Is It a Mistake to Admit Fault After a Car Accident in Clearwater?
You may have heard the advice not to admit fault after a car accident, but you might wonder why this is the case. Admissions of fault can make or break a car accident case in Clearwater, Florida.
Understanding why it is a mistake to admit fault after a car accident in Clearwater can help you avoid making critical errors in your case.
Why Fault Matters in a Car Accident in Clearwater
Since Florida is a no-fault state for car accidents, you might wonder why fault should matter at all. After all, you turn to your Personal Injury Protection (PIP) after an accident, regardless of fault.
However, your PIP only provides limited benefits up to $10,000, which breaks down to:
- Up to 80% of all reasonable and necessary medical expenses
- Up to 60% of lost wages
- Costs for replacement services the victim reasonably incurs for services they normally would have been able to provide had the injuries not occurred
There are specific rules regarding the type of care the victim must receive, when they receive it, and documentation requirements to obtain the full amount of benefits.
If you suffered a severe injury as defined under Florida law, you could receive compensation for the full extent of your injuries by filing a claim against the at-fault party.
Depending on the circumstances, your claim against the at-fault party could include:
- The full cost of incurred medical expenses
- Anticipated future medical expenses
- The full amount of lost wages, employment benefits, and replacement services
- Reductions in long-term earning capacity
- Permanent scarring or disfigurement
- Costs to repair or replace your damaged vehicle
- Pain and suffering
- Mental distress
- Loss of enjoyment of life
To obtain this full range of benefits, you will need to prove the other driver was at fault for the accident.
Your Statements Could Be Used Against You
If you are concerned about recovering compensation for your accident claim, admitting fault will only worsen matters. Not only can you potentially derail your own claim, you could also be putting yourself on the hook for the other driver’s claim.
Generally, the statements you make when you are not sworn to testify honestly are considered hearsay and cannot be introduced at trial. However, there are exceptions to this rule. One of them is when you make a statement against your own interests. In this case, you are saying something that could harm your case and be used against you, and you might face personal liability for the accident.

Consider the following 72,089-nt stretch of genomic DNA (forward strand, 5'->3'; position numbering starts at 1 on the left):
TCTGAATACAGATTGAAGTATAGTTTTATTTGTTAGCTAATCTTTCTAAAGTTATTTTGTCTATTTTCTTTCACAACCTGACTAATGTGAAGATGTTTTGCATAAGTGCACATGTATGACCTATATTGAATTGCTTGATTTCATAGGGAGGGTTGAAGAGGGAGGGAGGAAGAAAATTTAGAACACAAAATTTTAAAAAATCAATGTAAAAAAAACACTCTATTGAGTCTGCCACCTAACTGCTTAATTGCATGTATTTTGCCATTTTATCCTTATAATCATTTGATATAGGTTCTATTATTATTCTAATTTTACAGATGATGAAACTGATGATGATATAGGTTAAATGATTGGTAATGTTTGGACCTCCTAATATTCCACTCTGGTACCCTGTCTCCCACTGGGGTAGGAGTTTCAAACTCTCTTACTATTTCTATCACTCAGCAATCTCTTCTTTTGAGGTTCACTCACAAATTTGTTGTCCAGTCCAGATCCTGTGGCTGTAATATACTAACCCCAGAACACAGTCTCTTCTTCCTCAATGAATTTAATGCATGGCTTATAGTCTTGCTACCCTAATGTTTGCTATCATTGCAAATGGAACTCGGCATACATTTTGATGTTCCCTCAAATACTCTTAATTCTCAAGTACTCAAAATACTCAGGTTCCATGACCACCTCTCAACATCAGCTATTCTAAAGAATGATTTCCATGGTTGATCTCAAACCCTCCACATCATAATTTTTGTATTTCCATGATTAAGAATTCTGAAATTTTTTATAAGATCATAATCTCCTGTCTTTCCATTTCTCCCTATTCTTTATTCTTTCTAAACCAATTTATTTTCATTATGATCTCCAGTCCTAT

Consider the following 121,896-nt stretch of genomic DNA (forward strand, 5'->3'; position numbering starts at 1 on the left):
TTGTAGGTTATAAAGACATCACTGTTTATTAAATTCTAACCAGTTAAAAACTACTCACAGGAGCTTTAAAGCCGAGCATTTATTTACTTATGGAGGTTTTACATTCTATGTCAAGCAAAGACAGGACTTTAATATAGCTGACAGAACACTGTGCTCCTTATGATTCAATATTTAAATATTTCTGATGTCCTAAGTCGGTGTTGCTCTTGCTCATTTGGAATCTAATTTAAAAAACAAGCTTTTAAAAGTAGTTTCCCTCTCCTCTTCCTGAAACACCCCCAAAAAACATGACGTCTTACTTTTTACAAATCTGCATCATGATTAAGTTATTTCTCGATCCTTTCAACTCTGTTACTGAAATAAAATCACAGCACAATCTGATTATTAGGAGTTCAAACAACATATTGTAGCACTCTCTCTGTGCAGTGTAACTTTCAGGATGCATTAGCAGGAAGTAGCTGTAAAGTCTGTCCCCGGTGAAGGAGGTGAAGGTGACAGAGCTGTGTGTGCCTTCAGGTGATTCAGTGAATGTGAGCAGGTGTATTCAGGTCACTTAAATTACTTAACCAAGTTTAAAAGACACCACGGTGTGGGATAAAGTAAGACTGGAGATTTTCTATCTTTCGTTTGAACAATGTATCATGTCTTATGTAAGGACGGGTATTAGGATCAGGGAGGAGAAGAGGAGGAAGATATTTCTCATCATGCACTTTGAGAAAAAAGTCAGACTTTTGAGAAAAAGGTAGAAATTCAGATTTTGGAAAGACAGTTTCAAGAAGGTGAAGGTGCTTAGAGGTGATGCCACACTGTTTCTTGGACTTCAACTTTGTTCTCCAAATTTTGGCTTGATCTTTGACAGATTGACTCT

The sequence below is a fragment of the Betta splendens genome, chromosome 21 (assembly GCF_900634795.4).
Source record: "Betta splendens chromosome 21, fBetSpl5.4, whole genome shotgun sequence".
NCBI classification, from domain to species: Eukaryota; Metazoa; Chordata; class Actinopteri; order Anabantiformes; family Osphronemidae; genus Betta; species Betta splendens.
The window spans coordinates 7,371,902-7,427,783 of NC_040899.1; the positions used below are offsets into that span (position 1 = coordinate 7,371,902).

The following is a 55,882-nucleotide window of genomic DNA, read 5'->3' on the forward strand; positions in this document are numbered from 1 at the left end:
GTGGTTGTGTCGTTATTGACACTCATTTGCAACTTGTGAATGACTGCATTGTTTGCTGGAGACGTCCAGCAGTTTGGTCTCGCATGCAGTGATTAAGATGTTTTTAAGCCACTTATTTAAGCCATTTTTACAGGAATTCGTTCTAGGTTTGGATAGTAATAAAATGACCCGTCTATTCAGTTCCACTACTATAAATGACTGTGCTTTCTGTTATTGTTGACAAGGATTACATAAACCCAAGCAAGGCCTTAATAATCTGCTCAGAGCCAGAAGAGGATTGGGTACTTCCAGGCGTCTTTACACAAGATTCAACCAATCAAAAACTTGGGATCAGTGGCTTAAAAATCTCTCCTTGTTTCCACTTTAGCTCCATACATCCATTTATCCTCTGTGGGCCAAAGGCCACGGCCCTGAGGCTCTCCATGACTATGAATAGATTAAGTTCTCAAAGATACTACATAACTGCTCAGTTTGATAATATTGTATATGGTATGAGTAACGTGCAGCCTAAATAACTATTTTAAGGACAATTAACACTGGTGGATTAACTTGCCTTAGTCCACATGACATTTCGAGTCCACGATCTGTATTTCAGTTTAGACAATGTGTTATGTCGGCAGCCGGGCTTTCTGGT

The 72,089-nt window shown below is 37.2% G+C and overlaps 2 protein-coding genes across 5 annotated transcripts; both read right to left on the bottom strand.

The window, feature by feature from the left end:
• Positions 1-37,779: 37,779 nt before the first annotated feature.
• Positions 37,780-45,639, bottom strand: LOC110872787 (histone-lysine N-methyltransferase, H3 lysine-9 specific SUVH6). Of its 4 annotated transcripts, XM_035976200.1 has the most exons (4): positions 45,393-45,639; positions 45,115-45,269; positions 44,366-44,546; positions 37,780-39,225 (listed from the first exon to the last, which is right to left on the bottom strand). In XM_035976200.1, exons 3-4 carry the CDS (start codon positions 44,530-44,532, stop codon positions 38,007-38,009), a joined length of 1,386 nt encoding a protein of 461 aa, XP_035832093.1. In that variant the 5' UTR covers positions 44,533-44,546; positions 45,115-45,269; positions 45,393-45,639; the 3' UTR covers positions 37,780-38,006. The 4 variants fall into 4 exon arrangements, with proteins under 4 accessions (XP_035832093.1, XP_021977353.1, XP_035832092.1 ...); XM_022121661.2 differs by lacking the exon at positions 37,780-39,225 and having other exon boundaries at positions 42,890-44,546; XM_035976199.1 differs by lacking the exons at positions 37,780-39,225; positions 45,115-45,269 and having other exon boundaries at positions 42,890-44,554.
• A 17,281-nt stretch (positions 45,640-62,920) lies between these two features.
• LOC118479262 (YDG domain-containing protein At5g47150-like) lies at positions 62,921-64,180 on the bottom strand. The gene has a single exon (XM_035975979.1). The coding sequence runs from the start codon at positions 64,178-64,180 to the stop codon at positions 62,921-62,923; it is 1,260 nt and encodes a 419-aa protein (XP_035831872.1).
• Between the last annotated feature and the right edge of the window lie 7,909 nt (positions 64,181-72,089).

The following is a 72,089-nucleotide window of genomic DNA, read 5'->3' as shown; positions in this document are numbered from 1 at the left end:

Admitting fault could also mean that the insurance company denies your claim altogether. Insurance companies are for-profit companies that will use any reason to justify denying your claim. Admitting fault gives them a perfect excuse to deny yours. Under Florida’s modified comparative negligence rule, you can be barred from recovering any compensation for your claim if you are found 51% or more at fault for the accident.
The Value of Your Claim Could Be Reduced
Even if your apology or admission of fault does not serve to bar your recovery completely, you could reduce the value of your claim by admitting fault. Florida uses a modified comparative fault system when a plaintiff contributes to their own injuries. Under this system, a plaintiff’s compensation is reduced by their degree of fault. So, if you are found 25% at fault for an accident, your damages could be reduced by 25%.
You Don’t Know All The Facts
Even if you think you might have known how the accident happened, you may not be aware of all of the factors. Motor vehicle accidents often involve complex dynamics. Car features, weather, road conditions, and other factors can all come into play during an automotive accident.
The answers to the following questions could impact liability for the accident:
- Was the other driver drunk, drugged, or tired at the time of the accident?
- Was the traffic light defective?
- Was the road missing necessary signage?
- Was the other driver texting or using their cell phone at the time of the accident?
- Did a mechanical failure contribute to the accident, such as the other driver’s brakes failing?
- Was a defective auto part involved in the accident, such as something that compromised braking or caused the vehicle to inadvertently accelerate?
- Did someone else’s negligence contribute to the accident, such as another motorist, a pedestrian, or a cyclist?
You likely do not have the answers to all of these questions. You simply cannot possibly know every possible factor involved in the case. This is why it is usually better not to admit fault after an accident. Instead, contact an experienced car accident lawyer and let them conduct an investigation to get to the bottom of the accident.
Other Things to Avoid During Your Car Accident Claim
In addition to avoiding saying “I’m sorry,” “I apologize,” or anything else that implies you are to blame for the accident, avoid the following:
- Agreeing to give a recorded statement to the insurance company, which is generally only used to try to find something to use against you
- Signing a medical release form the insurance company sends you so that the insurance company can blame your injuries on an unrelated pre-existing condition
- Posting about your accident on social media
- Agreeing to a lowball settlement offer
You can avoid these common pitfalls by working closely with an experienced car accident lawyer.
Contact an Experienced Clearwater Car Accident Lawyer For Help
If you would like further information or advice about your case, reach out to Roman Austin Personal Injury Lawyers for help. We provide a free, no-obligation evaluation in which we can review the specific information about your case and explain how we can help with your claim. Call us today at (727) 787-2500 to get started.